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Lorde, Audre (1934–1992)

Lorde, Audre (1934–1992)

American poet, essayist, and activist now acknowledged as one of the foremost feminist voices of the 20th century, whose work confronts issues of identity, racism, sexism, and heterosexism. Name variations:also published under the name Rey Domini, a Latinate version of Audre Lorde, and later, sometimes known by the African name, Gamba Adisa. Pronunciation: Aw-dree. Born Audrey Geraldine Lorde on February 18, 1934, in New York, New York; died of cancer in St. Croix, U.S. Virgin Islands, on November 17, 1992; daughter of Frederick Byron Lorde (a real estate broker) and Linda (Belmar) Lorde; attended National University of Mexico, 1954; Hunter College, B.A., in 1959; Columbia University. M.L.S., in 1961; married Edward Ashley Rollins (an attorney), on March 31, 1962 (divorced); life partner of Frances Clayton; children: Elizabeth Rollins and Jonathan Rollins (both born in the mid-1960s).

Worked at Mount Vernon Public Library (1960–62), and St. Claire's School of Nursing as a librarian (1965–66); was head librarian of the Towne School library (1966–68); invited to Tougaloo, a black college in Jackson, Mississippi, to teach her first poetry workshop (1967); met Frances Clayton who became her life partner; published The First Cities with Poet's Press (1967); joined the faculty of City College of the City University of New York as a lecturer in creative writing (1968); was a lecturer in the education department of Herbert H. Lehman College (1969–70); taught as associate professor of English at John Jay College of Criminal Justice (1970–80); read Love Poem at a public reading and published it in Ms. (1971); traveled to Dahomey, in South Africa with her children (1974); published The Black Unicorn (1977); delivered her essay, "The Translation of Silence into Action," at the MLA Convention (1977); diagnosed with breast cancer (1978); published The Cancer Journals (1980); became a founding member of The Kitchen Table Press (1980); began to teach as a professor of English at Hunter College of CUNY (1980); taught for a semester at the Free University in Berlin, Germany (1984) where she also pursued alternative responses to the cancer with which she was to struggle for the rest of her life; moved to St. Croix, the U.S. Virgin Islands (1987), saying that she needed to be where it was warmer and where being Black was not an anomaly; in the wake of Hurricane Hugo (1989), wrote a fierce response to U.S. handling of aid relief for the islands; wrote Today Could Be the Day in which she connects an unblinking acknowledgement of her own impending death with a deep love of the sensual, immediate world (April 22, 1992); died (November 17, 1992) and the poem was published in Ms. the following spring, an assertion in her own words of her continued presence among us.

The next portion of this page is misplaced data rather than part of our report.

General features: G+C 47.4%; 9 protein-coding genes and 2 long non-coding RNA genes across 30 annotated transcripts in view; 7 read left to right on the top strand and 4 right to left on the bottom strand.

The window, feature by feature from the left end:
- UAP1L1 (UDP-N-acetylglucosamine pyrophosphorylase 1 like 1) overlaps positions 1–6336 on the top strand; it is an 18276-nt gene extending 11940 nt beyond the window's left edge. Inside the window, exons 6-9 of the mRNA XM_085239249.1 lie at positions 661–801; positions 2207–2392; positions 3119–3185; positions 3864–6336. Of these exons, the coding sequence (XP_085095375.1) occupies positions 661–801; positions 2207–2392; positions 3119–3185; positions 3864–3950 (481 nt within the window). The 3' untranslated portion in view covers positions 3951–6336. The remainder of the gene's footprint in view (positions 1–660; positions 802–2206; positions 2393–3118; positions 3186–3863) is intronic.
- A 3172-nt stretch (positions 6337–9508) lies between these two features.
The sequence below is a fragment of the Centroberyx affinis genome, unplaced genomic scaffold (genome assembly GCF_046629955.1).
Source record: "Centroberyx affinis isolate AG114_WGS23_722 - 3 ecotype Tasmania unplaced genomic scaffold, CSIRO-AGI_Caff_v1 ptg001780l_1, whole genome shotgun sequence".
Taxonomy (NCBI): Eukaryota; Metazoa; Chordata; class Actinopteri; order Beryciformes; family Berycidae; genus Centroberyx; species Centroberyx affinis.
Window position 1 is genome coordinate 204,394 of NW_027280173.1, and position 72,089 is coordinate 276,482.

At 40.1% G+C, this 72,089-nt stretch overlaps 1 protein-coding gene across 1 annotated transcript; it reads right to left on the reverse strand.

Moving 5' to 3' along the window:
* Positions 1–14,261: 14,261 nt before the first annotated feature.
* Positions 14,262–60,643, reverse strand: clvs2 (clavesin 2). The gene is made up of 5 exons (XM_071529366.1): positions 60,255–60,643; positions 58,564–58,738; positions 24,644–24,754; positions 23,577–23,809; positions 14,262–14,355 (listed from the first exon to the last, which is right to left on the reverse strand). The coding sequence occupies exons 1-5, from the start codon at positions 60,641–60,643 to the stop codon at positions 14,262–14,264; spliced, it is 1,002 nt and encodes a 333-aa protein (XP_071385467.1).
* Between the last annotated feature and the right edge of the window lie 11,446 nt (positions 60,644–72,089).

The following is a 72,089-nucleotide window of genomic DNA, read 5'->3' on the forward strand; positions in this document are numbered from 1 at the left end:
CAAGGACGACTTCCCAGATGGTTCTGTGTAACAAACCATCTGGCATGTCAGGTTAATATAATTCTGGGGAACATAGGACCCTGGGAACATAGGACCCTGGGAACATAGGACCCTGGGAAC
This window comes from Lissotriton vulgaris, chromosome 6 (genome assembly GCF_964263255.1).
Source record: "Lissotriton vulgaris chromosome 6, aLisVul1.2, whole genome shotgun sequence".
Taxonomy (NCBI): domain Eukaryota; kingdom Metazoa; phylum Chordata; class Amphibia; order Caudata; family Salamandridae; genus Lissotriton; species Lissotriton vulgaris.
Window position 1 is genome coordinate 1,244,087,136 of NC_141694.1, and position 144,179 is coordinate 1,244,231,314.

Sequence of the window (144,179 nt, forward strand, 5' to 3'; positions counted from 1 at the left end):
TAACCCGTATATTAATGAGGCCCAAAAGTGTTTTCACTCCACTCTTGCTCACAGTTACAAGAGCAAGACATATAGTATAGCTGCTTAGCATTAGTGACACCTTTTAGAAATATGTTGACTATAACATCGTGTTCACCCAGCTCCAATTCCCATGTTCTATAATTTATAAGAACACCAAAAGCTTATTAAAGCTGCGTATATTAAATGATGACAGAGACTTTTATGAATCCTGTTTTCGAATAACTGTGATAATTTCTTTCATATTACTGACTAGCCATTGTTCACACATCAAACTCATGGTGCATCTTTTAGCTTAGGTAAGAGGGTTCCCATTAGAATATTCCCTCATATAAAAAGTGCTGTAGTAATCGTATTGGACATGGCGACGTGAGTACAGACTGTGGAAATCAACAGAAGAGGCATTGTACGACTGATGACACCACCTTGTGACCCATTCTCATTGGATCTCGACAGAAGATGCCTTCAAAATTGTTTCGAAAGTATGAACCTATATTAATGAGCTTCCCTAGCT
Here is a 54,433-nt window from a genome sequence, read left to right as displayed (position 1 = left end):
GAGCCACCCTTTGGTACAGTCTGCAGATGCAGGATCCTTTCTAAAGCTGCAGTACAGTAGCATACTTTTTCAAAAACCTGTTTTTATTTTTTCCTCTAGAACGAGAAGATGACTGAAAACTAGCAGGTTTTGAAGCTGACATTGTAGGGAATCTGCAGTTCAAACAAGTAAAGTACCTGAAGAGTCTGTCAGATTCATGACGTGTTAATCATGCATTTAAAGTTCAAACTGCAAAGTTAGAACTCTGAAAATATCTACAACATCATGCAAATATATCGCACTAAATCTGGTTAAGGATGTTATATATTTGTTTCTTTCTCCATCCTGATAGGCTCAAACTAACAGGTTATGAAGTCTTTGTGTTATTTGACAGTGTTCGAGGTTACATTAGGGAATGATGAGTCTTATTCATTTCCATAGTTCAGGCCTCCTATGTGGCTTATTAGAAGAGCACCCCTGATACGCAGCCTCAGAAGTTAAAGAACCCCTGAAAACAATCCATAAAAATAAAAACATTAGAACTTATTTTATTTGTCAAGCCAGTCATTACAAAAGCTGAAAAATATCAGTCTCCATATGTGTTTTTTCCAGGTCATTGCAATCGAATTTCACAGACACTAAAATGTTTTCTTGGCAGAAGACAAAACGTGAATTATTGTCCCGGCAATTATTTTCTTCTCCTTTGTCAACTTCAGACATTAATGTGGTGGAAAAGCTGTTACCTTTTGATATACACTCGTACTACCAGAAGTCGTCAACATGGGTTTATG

Selected awards and honors:

Walt Whitman Citation of Merit (1991, making Lorde the Poet Laureate of New York); The American Book Award for A Burst of Light (1989); The Manhattan Borough President's Award for Excellence in the Arts (1988); National Endowment for the Arts Writing Grant (1968, 1981); Woman of the Year Award, Staten Island Community College (1975); Honorary Commission, Governor of Louisiana (1973); and honorary doctorates from Hunter, Oberlin, and Haverford colleges, and the University of Osnabruck in Germany.

Poetry: